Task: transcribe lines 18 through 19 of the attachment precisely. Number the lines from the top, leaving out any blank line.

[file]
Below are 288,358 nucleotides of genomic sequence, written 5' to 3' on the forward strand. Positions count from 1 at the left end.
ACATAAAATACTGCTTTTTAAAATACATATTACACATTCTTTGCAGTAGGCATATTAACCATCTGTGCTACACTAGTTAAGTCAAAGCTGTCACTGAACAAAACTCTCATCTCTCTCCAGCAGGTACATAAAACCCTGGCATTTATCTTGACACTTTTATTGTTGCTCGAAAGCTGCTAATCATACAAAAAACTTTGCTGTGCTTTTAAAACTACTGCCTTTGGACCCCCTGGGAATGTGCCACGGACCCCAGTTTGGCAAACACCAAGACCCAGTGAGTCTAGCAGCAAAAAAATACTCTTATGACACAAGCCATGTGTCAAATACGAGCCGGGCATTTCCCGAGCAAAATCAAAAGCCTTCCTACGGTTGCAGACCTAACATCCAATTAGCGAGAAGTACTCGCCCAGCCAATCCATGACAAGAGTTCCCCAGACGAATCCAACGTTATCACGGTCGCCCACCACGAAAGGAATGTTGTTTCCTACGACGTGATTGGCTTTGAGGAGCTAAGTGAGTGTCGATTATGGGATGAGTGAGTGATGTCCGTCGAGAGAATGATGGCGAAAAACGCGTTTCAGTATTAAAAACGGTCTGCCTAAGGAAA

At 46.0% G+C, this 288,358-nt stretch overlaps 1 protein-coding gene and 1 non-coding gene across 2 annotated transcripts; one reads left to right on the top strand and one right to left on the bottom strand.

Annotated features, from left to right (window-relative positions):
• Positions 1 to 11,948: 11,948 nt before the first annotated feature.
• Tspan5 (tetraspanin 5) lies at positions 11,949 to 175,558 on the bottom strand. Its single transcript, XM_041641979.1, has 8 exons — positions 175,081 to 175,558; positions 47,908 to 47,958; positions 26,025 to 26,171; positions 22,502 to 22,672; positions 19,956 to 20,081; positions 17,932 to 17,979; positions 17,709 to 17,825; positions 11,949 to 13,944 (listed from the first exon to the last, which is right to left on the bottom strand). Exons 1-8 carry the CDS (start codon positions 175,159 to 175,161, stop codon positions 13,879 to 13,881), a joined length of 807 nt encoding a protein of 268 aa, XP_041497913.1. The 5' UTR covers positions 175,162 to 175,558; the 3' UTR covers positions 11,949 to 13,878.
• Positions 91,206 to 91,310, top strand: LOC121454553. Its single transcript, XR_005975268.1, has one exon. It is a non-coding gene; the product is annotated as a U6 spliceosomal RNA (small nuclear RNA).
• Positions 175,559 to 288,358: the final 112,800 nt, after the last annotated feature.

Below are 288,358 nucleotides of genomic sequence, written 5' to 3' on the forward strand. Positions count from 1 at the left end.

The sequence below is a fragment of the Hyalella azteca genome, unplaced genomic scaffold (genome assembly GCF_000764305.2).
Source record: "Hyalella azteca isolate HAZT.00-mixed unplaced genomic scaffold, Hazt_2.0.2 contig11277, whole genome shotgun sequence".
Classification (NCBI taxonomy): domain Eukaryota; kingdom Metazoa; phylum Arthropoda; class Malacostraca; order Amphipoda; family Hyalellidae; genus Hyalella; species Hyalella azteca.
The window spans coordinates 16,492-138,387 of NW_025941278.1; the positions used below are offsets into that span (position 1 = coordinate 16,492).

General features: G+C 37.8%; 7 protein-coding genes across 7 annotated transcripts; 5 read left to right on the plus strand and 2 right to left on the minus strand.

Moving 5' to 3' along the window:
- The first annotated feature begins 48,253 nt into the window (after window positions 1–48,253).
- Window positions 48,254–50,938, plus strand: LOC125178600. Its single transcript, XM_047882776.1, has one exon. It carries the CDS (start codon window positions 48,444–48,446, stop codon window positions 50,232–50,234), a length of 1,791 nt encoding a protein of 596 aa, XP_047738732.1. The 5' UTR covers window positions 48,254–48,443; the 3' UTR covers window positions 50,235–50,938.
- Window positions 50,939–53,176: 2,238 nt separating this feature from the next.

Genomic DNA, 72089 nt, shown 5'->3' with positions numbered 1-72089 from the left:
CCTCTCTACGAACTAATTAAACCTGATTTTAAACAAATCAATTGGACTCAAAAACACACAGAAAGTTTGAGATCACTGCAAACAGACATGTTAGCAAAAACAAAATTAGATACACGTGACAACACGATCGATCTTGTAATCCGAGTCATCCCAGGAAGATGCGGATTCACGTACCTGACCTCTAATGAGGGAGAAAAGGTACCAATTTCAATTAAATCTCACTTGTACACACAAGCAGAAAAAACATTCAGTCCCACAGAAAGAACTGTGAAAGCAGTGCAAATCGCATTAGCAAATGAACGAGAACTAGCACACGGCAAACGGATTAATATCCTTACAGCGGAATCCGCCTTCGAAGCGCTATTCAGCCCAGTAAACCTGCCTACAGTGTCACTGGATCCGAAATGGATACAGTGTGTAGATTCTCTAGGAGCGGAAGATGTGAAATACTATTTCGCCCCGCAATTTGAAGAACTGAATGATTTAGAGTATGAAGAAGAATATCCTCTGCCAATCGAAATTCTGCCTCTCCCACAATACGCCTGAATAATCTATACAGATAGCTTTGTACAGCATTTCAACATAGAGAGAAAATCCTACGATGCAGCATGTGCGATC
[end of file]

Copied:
- Window positions 50,939–53,176: 2,238 nt separating this feature from the next.

Genomic DNA, 72089 nt, shown 5'->3' with positions numbered 1-72089 from the left: